Cheomseongdae (Chomsongdae) is a 7th-century CE observatory tower located in Gyeongju, the capital of the Silla Kingdom of ancient Korea. It is the oldest surviving astronomical observatory in East Asia and is listed as no. 31 on the official list of National Treasures of Korea.
Gyeongju – City of Arts & Science
It is believed that the observatory tower, sometimes known as the Cheomseongdae Royal Observatory, was, according to the 13th-century CE Samguk yusa text, built in the early years of the reign of Queen Seondeok (632-647 CE), who reigned just before the Silla kingdom would reach the height of its prosperity and go on to control all of the Korean peninsula in 668 CE. The capital at Gyeongju became a centre of culture, arts, and science with a particular flourishing in mathematics, astronomy, and astrology. It is likely that the Cheomseongdae tower was the centrepiece of an entire scientific district, such was the importance given to the effect of celestial bodies on human affairs in Korean culture. The name Cheomseongdae may be translated as the 'reverently regarding the stars platform.'
Design & Function
The granite observatory tower is constructed in the shape of a bottle. Nine metres (29 ft) tall, it was made using 362-5 (scholars cannot agree on the exact number) large stone rectangular blocks set in a circular arrangement of 27 courses. These numbers are significant according to some historians. The number of blocks symbolises the days of the year and Queen Seondeok was the 27th monarch of the Silla kingdom. Further, the small square window of the tower is so positioned that there are 12 layers of bricks above and below it, representing the calendar months. The tower stands on a square base constructed using a single course of bricks. The tower narrows as it rises and is topped by a square platform made from eight long blocks, two on each side. The overall design is thus thought to encapsulate the traditional Chinese worldview of the 'round-heaven, square-earth.'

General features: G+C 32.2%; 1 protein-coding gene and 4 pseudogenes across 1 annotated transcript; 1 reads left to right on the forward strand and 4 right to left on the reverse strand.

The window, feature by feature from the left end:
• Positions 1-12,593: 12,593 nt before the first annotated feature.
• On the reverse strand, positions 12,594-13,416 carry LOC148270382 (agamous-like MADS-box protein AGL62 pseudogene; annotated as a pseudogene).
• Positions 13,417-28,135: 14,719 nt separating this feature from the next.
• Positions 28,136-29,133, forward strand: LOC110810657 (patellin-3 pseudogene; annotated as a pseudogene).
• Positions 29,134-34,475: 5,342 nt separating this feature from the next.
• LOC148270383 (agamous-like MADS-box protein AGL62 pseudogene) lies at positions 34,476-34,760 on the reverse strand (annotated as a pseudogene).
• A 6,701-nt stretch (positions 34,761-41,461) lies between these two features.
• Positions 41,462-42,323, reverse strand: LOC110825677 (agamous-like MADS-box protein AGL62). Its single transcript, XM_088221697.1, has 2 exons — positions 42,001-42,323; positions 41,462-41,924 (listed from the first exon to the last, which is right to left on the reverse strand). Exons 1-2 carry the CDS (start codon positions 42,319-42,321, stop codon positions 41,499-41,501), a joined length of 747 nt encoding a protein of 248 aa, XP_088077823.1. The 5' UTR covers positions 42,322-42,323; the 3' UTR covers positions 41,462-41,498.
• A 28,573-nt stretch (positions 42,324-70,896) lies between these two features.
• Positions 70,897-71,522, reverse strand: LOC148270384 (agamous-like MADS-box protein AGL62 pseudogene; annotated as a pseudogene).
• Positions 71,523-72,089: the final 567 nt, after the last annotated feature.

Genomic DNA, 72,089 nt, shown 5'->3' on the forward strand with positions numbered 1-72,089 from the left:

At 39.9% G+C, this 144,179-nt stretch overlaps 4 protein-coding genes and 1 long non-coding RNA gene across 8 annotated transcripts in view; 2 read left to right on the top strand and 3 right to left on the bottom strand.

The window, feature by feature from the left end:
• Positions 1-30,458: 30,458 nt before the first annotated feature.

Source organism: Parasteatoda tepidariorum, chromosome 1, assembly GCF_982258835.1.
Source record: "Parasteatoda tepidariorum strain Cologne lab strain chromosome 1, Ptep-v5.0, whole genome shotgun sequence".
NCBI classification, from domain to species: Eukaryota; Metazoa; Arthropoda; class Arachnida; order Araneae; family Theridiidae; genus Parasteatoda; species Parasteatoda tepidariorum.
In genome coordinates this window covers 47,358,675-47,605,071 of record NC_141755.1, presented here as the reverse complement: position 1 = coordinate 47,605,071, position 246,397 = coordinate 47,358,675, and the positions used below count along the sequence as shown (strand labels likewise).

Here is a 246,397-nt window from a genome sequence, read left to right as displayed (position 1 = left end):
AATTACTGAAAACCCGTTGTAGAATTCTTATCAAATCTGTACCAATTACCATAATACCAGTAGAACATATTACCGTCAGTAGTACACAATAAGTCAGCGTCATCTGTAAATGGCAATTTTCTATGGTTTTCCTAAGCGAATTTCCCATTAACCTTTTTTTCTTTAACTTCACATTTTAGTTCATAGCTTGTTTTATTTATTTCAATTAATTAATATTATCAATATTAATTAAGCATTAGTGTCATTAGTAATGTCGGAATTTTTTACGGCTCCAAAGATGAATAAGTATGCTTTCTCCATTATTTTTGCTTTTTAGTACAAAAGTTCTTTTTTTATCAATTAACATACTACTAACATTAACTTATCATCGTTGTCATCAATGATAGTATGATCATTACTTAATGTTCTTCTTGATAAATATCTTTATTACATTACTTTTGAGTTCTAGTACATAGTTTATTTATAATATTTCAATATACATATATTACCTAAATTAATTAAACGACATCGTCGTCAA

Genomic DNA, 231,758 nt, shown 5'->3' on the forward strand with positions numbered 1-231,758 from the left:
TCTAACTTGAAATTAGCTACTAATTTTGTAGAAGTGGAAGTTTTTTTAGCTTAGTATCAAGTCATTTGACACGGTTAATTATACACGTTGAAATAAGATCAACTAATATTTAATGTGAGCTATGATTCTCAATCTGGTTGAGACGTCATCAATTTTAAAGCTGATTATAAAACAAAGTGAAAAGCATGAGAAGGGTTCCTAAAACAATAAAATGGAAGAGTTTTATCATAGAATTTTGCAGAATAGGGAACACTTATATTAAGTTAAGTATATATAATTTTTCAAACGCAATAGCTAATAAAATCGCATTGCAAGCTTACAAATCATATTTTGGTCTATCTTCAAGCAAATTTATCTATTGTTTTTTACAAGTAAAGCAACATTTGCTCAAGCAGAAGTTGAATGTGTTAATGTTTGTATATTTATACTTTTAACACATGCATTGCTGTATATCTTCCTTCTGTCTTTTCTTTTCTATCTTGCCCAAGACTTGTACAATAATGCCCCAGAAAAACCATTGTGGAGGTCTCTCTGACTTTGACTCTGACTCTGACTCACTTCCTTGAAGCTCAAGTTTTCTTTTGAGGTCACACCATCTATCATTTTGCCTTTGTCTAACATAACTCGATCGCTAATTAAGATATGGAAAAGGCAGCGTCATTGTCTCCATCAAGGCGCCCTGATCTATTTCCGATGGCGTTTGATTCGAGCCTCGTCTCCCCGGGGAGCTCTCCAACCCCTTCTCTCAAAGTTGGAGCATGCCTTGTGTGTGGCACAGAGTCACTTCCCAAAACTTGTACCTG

The tower acted like the gnomon of a sundial. It also has a south-facing window which captures the sun’s rays on the interior floor on the spring and autumn equinoxes. Originally there may also have been an armillary sphere (model of celestial bodies) on top of the tower. Astronomy and astrology were an important part of everyday life in ancient Korea, governing such activities as agriculture and giving divine authority to the actions of the sovereign. The science of observation was also highly developed and Silla scientists produced detailed star charts, no doubt, using such observatories as Cheomseongdae.
More controversial theories as to the purpose of the tower are that it was designed to imitate the holy Buddhist mountain Mt. Sumeru and was a site of worship and prayers of the state religion at that time. Another theory is that the tower was built in honour of the Mesopotamian goddess Ishtar (Inanna), who was associated with the heavens and who may have been worshipped by Queen Seondeok. Still another suggestion is that the tower represents the female form and was, therefore, a temple dedicated to worship of the queen, the first female ruler in the history of the Silla kingdom. Lacking any convincing evidence to support such propositions, however, the scholarly consensus remains that the tower was, in fact, an observatory.
This content was made possible with generous support from the British Korean Society.